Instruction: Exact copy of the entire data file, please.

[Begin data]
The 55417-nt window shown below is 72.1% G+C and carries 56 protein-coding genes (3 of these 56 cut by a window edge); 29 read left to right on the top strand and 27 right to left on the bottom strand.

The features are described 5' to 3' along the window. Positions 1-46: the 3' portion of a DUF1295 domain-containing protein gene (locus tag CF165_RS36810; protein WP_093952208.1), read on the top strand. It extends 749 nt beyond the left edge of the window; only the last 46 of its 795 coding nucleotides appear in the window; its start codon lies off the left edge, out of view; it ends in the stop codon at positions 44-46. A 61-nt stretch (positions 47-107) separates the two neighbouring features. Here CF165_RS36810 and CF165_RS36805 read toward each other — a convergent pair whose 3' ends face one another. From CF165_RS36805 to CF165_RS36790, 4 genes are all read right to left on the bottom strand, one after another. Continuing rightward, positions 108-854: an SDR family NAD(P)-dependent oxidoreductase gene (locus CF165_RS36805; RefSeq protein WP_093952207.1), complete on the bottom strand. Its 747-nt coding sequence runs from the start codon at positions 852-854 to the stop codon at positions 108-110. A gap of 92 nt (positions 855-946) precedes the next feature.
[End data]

The 55417-nt window shown below is 72.1% G+C and carries 56 protein-coding genes (3 of these 56 cut by a window edge); 29 read left to right on the top strand and 27 right to left on the bottom strand.

The features are described 5' to 3' along the window. Positions 1-46: the 3' portion of a DUF1295 domain-containing protein gene (locus tag CF165_RS36810; protein WP_093952208.1), read on the top strand. It extends 749 nt beyond the left edge of the window; only the last 46 of its 795 coding nucleotides appear in the window; its start codon lies off the left edge, out of view; it ends in the stop codon at positions 44-46. A 61-nt stretch (positions 47-107) separates the two neighbouring features. Here CF165_RS36810 and CF165_RS36805 read toward each other — a convergent pair whose 3' ends face one another. From CF165_RS36805 to CF165_RS36790, 4 genes are all read right to left on the bottom strand, one after another. Continuing rightward, positions 108-854: an SDR family NAD(P)-dependent oxidoreductase gene (locus CF165_RS36805; RefSeq protein WP_093952207.1), complete on the bottom strand. Its 747-nt coding sequence runs from the start codon at positions 852-854 to the stop codon at positions 108-110. A gap of 92 nt (positions 855-946) precedes the next feature.